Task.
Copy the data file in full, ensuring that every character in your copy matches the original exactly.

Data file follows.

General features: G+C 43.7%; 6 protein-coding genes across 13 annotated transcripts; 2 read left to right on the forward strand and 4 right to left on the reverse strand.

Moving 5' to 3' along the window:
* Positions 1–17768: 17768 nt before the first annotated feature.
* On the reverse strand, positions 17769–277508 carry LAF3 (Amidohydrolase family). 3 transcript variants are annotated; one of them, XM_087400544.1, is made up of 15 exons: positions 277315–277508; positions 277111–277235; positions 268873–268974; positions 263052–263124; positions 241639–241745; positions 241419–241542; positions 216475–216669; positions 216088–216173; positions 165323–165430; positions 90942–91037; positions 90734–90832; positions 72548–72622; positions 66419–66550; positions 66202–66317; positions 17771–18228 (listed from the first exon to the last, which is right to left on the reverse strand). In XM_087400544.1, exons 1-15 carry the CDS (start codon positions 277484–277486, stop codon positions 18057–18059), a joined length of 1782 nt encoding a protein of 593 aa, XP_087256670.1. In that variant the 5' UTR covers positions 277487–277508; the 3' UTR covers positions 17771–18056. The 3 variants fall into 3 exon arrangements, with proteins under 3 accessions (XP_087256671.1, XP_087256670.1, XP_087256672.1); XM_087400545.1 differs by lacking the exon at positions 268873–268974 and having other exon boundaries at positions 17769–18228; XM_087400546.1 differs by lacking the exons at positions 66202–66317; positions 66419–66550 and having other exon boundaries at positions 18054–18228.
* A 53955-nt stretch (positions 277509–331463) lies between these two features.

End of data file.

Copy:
General features: G+C 43.7%; 6 protein-coding genes across 13 annotated transcripts; 2 read left to right on the forward strand and 4 right to left on the reverse strand.

Moving 5' to 3' along the window:
* Positions 1–17768: 17768 nt before the first annotated feature.
* On the reverse strand, positions 17769–277508 carry LAF3 (Amidohydrolase family). 3 transcript variants are annotated; one of them, XM_087400544.1, is made up of 15 exons: positions 277315–277508; positions 277111–277235; positions 268873–268974; positions 263052–263124; positions 241639–241745; positions 241419–241542; positions 216475–216669; positions 216088–216173; positions 165323–165430; positions 90942–91037; positions 90734–90832; positions 72548–72622; positions 66419–66550; positions 66202–66317; positions 17771–18228 (listed from the first exon to the last, which is right to left on the reverse strand). In XM_087400544.1, exons 1-15 carry the CDS (start codon positions 277484–277486, stop codon positions 18057–18059), a joined length of 1782 nt encoding a protein of 593 aa, XP_087256670.1. In that variant the 5' UTR covers positions 277487–277508; the 3' UTR covers positions 17771–18056. The 3 variants fall into 3 exon arrangements, with proteins under 3 accessions (XP_087256671.1, XP_087256670.1, XP_087256672.1); XM_087400545.1 differs by lacking the exon at positions 268873–268974 and having other exon boundaries at positions 17769–18228; XM_087400546.1 differs by lacking the exons at positions 66202–66317; positions 66419–66550 and having other exon boundaries at positions 18054–18228.
* A 53955-nt stretch (positions 277509–331463) lies between these two features.